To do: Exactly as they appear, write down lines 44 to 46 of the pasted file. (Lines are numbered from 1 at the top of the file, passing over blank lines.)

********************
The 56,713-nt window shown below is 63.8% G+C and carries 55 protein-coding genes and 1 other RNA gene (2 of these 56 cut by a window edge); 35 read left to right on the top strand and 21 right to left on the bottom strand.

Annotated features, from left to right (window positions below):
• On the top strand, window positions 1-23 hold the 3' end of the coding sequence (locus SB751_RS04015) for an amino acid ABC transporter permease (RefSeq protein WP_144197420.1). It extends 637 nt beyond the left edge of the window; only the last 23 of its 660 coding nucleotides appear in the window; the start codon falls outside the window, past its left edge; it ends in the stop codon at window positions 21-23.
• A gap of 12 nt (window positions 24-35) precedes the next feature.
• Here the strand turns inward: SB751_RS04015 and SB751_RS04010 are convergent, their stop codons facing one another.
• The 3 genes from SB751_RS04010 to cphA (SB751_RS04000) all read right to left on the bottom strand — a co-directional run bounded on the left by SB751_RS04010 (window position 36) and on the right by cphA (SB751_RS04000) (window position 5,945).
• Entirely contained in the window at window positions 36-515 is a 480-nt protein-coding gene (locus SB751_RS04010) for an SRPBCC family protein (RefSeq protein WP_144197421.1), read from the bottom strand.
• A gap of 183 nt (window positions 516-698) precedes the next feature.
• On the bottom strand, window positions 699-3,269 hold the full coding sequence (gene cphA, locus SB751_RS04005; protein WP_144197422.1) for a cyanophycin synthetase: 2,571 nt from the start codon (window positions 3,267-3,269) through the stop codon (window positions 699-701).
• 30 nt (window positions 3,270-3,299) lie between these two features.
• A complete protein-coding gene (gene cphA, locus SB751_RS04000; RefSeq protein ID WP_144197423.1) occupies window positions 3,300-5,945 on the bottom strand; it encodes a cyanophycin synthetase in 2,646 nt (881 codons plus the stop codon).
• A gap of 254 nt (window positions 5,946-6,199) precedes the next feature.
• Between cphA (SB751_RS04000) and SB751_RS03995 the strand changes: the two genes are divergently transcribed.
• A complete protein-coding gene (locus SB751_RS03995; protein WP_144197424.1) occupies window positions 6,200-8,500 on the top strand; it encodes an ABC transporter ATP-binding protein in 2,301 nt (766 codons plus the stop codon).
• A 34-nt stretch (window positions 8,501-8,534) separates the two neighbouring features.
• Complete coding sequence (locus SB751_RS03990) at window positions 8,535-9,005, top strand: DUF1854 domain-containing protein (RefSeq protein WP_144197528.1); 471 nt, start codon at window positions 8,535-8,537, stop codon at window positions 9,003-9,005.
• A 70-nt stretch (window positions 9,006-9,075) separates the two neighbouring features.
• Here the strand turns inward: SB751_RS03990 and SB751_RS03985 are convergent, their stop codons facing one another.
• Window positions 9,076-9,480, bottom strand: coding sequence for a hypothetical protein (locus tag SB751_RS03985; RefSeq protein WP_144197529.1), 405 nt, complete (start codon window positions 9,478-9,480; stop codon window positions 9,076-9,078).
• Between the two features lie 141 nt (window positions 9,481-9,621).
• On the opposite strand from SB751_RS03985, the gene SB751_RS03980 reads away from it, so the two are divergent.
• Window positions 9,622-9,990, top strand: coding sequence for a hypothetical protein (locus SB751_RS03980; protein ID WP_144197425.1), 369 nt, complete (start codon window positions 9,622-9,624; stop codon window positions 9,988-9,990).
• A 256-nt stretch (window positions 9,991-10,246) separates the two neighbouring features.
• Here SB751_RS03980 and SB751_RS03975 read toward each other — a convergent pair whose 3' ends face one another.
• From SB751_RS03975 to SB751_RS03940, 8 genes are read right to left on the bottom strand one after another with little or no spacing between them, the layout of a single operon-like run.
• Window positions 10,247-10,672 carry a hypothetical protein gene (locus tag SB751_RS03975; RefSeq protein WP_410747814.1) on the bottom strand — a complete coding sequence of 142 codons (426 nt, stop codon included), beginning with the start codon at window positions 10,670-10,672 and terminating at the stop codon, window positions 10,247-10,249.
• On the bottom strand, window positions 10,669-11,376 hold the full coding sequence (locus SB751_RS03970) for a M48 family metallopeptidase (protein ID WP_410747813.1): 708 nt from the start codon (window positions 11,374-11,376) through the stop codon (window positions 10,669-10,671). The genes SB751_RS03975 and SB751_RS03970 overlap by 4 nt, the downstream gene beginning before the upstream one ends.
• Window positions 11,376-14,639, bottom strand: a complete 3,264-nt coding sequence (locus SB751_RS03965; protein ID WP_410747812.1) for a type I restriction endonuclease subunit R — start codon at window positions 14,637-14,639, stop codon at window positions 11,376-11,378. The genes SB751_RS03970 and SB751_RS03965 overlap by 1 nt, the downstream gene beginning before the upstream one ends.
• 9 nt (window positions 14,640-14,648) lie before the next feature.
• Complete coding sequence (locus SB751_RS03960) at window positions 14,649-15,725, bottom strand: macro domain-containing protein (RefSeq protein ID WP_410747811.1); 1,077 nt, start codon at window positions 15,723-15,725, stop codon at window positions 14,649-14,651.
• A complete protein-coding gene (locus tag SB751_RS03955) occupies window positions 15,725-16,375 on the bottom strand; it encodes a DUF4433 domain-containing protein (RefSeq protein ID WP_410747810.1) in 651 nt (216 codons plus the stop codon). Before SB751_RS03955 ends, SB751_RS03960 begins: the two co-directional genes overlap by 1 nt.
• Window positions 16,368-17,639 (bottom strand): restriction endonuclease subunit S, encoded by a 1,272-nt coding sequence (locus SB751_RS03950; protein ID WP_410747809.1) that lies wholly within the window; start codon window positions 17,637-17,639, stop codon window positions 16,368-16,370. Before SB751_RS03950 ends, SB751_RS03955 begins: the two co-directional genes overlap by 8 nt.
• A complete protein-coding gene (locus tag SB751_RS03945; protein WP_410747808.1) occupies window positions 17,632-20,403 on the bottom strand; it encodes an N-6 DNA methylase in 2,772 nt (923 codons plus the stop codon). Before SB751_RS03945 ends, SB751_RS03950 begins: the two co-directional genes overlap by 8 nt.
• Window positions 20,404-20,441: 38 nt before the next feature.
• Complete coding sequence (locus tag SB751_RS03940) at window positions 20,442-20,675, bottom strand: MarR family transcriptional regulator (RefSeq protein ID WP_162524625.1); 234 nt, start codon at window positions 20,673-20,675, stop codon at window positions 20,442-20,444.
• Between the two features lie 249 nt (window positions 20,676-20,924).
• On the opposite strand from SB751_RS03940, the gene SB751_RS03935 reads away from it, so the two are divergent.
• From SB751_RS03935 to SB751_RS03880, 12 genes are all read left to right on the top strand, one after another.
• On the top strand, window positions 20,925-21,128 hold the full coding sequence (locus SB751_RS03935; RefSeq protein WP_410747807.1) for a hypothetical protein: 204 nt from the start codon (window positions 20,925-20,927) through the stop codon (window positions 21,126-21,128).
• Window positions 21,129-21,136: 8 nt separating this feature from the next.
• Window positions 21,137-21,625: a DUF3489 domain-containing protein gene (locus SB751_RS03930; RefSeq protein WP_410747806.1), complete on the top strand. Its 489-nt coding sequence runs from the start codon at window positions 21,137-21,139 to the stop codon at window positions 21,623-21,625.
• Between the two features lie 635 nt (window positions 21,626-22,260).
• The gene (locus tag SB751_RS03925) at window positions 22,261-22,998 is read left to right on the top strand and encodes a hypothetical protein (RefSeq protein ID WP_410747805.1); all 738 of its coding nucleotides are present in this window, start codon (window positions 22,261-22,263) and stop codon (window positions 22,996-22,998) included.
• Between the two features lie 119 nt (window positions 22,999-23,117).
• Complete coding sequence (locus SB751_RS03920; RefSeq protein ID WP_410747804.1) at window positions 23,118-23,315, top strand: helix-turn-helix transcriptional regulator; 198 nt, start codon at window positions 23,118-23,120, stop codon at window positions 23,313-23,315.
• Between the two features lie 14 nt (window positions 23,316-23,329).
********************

• Between the two features lie 119 nt (window positions 22,999-23,117).
• Complete coding sequence (locus SB751_RS03920; RefSeq protein ID WP_410747804.1) at window positions 23,118-23,315, top strand: helix-turn-helix transcriptional regulator; 198 nt, start codon at window positions 23,118-23,120, stop codon at window positions 23,313-23,315.
• Between the two features lie 14 nt (window positions 23,316-23,329).